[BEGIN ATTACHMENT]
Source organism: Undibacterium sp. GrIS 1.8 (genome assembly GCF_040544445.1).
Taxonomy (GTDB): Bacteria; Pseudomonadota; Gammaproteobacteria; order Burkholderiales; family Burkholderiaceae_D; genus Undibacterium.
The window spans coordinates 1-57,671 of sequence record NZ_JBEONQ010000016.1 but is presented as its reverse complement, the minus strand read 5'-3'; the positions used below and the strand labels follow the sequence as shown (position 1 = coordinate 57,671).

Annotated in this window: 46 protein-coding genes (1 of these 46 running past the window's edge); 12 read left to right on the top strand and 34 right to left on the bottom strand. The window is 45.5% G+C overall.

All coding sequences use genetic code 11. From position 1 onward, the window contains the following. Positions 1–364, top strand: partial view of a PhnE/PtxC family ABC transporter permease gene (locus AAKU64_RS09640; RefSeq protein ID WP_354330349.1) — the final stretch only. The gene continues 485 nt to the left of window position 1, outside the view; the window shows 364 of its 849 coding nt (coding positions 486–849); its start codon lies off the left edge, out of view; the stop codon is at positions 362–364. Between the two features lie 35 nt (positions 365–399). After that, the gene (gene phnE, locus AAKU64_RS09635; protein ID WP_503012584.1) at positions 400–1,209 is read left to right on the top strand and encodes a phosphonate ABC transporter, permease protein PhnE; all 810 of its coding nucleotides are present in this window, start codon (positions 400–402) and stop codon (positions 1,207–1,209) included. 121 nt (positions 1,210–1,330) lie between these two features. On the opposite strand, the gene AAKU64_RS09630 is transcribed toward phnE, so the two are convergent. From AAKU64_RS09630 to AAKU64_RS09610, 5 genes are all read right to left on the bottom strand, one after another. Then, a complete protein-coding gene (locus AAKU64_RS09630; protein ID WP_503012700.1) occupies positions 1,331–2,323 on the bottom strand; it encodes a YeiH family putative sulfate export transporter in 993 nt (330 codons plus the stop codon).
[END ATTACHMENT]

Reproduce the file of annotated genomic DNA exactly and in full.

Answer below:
Source organism: Undibacterium sp. GrIS 1.8 (genome assembly GCF_040544445.1).
Taxonomy (GTDB): Bacteria; Pseudomonadota; Gammaproteobacteria; order Burkholderiales; family Burkholderiaceae_D; genus Undibacterium.
The window spans coordinates 1-57,671 of sequence record NZ_JBEONQ010000016.1 but is presented as its reverse complement, the minus strand read 5'-3'; the positions used below and the strand labels follow the sequence as shown (position 1 = coordinate 57,671).

Annotated in this window: 46 protein-coding genes (1 of these 46 running past the window's edge); 12 read left to right on the top strand and 34 right to left on the bottom strand. The window is 45.5% G+C overall.

All coding sequences use genetic code 11. From position 1 onward, the window contains the following. Positions 1–364, top strand: partial view of a PhnE/PtxC family ABC transporter permease gene (locus AAKU64_RS09640; RefSeq protein ID WP_354330349.1) — the final stretch only. The gene continues 485 nt to the left of window position 1, outside the view; the window shows 364 of its 849 coding nt (coding positions 486–849); its start codon lies off the left edge, out of view; the stop codon is at positions 362–364. Between the two features lie 35 nt (positions 365–399). After that, the gene (gene phnE, locus AAKU64_RS09635; protein ID WP_503012584.1) at positions 400–1,209 is read left to right on the top strand and encodes a phosphonate ABC transporter, permease protein PhnE; all 810 of its coding nucleotides are present in this window, start codon (positions 400–402) and stop codon (positions 1,207–1,209) included. 121 nt (positions 1,210–1,330) lie between these two features. On the opposite strand, the gene AAKU64_RS09630 is transcribed toward phnE, so the two are convergent. From AAKU64_RS09630 to AAKU64_RS09610, 5 genes are all read right to left on the bottom strand, one after another. Then, a complete protein-coding gene (locus AAKU64_RS09630; protein ID WP_503012700.1) occupies positions 1,331–2,323 on the bottom strand; it encodes a YeiH family putative sulfate export transporter in 993 nt (330 codons plus the stop codon).